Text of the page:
A hundred years after his birth, in 1869, almost every major city around the world celebrated the man who, at his peak, was the most famous man alive: Alexander von Humboldt. There were fireworks, street parades, speeches and festivities. He wasn’t a soldier, or a politician or an artist. The world was celebrating the anniversary of a scientist…one who pretty much invented the way we now consider nature and our place in the world.
In his time, he was probably the most famous scientist alive. People would queue for days to hear his lectures. If ever there was a rock star scientist celebrity, it was him.
Now, he’s hardly remembered.
Andrea Wulf’s fascinating biography, “The Invention of Nature. The adventures of Alexander von Humboldt. The Lost Hero of Science” seeks to right that wrong. It’s a page-turning adventure story that’s as much about Humboldt as it is about those other (Humboldt-inspired) naturalists in the nineteenth and early twentieth centuries, all of whom she shows, helped to ‘create’ our understanding of our world.
The book takes us from the wet, crocodile-infested lagoons of the Amazon to the barren steppes of Mongolia to the salons of Goethe, Thomas Jefferson and the court of Napoleon.
This is Wulf’s thoroughly engaging reintroduction of this forgotten genius.
And what a genius!
Humboldt was born to a wealthy Prussian family (though he blew all his money on multiple, extended explorations in Latin America and Russia) His dramatic breakthrough was his recognition of the interconnectedness of nature, or the cosmos, as he called it (having decided that “cosmos” from the Greek, meaning “beauty” and “order”, was a more appropriate term than his initial idea: Gaia).
To understand the significance of Humboldt we need to consider the state of the science…the study of flora and fauna of the time. In the late 18th and 19th centuries, that time of African and Indian colonialism and scientific exploration, species were all studied in distinct silos. Naturalists either specialized in the study of the flora, the fauna, the weather patterns etc. Masses of knowledge was being gathered and recorded by the great naturalists such as Joseph Banks; but no one had the insight to figure out (or even question for that matter) how these elements were linked or influenced each other.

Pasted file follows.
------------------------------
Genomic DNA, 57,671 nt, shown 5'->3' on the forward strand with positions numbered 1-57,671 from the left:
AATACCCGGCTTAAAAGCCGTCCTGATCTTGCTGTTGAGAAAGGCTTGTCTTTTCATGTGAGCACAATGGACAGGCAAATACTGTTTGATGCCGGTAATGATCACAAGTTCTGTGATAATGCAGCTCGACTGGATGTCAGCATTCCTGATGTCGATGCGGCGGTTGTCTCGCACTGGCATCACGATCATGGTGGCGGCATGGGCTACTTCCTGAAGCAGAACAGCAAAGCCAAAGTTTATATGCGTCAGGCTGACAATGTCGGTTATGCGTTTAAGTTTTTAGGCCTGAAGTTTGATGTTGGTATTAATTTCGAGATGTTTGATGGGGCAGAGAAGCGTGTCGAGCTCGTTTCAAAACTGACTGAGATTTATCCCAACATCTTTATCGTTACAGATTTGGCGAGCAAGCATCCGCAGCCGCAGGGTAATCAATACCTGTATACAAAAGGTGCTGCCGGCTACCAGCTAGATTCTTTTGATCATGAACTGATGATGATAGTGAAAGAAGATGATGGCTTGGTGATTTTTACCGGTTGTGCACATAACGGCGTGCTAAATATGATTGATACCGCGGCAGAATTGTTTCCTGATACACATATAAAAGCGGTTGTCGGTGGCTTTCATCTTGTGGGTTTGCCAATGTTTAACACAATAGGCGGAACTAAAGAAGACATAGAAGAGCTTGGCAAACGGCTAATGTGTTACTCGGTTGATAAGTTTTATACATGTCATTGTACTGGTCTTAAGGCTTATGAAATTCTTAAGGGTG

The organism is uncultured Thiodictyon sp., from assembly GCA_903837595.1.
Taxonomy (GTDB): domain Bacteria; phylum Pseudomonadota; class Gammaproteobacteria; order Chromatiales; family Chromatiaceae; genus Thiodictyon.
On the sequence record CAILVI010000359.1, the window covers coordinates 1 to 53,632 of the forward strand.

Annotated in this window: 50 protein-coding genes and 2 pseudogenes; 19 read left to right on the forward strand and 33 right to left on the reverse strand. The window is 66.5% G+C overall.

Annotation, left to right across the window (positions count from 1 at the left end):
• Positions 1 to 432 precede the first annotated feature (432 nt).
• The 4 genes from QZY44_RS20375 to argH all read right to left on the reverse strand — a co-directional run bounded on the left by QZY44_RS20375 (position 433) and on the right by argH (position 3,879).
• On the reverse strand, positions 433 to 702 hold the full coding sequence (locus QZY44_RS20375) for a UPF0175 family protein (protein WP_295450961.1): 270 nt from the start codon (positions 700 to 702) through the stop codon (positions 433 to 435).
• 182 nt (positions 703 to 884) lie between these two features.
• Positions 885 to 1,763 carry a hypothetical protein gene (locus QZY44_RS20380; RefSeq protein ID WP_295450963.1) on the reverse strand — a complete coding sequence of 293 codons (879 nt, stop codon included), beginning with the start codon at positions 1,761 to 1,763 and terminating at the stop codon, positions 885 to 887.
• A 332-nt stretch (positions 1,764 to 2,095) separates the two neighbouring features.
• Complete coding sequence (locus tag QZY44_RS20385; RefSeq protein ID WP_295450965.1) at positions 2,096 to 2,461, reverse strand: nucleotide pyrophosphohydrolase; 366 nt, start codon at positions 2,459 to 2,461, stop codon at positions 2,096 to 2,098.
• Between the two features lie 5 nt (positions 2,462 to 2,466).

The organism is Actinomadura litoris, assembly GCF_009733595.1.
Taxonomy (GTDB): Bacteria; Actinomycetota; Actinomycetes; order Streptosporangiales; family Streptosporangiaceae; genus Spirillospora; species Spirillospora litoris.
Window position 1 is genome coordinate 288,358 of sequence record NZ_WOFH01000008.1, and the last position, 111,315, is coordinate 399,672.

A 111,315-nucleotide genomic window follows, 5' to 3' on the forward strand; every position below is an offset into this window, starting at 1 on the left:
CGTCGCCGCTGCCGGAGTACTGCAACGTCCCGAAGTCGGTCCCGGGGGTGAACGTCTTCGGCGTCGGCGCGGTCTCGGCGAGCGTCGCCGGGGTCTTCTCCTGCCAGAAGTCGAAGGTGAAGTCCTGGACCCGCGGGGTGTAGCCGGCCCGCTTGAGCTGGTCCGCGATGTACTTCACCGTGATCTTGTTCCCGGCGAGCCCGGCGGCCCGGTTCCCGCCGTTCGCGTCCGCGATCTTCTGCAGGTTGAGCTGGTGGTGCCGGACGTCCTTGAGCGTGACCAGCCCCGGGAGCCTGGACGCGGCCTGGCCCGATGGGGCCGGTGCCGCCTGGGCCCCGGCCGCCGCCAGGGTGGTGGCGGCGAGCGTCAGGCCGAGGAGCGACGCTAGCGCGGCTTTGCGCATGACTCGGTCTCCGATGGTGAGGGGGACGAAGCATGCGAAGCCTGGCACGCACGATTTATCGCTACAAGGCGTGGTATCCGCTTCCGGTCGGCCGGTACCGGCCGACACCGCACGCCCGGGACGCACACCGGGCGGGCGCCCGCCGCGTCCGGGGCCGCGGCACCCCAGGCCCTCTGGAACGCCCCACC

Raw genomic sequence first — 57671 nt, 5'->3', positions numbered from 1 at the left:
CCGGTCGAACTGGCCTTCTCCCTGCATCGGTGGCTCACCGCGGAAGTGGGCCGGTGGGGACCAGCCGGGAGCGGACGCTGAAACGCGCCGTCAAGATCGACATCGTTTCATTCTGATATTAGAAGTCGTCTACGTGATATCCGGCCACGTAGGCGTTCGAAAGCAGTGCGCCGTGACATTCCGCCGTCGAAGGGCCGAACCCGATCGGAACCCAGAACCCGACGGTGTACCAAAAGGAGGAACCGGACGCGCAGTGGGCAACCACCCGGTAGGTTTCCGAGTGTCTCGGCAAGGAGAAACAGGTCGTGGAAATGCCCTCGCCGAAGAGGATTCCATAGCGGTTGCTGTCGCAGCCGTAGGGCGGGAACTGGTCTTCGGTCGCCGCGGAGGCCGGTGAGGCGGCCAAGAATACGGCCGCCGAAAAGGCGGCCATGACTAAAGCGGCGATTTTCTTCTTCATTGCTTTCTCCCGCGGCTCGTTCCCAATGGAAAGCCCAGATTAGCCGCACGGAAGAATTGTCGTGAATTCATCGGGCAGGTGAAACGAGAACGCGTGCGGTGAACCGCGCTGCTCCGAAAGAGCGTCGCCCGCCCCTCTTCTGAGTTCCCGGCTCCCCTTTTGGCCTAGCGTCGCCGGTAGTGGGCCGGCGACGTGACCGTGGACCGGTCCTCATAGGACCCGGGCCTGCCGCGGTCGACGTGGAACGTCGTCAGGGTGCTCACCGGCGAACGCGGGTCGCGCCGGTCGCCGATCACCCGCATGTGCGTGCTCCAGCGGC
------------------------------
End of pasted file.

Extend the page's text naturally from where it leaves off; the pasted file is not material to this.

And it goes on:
The studies were so geographically silo-ed that the similarities of one species in, say India was never collated with similar species in, say, Chile. And no one bothered to question the effects of man (through farming or manufacturing) on the environment. The idea of species’ co-existence and co-dependency, in what we now recognize as an ecosystem, simply did not exist.
They observed the butterflies…but the butterfly effect eluded them.
(It wasn’t until a few years after his death that another Humboldt-inspired naturalist, the German Ernst Haeckel – whose sumptuous drawings of sea creatures such as jellyfishes helped shape the stylistic language of Art Nouveau- described his (Humboldt’s) work as the “science of the relationship of an organism with its environment”.
It was he, in describing Humboldt’s contribution, that coined this term to describe it: ‘ecology’)
Humboldt shattered the segregated approach of his peers. Nature was no mechanistic clock (as Descartes had suggested); it was a living organism. Wound one part and all parts suffered. He proved for instance how the destruction of trees in one area affected the water levels in another. In Venezuela, he complained that the first colonists had “imprudently destroyed the forest” and warned against human initiated climate meddling.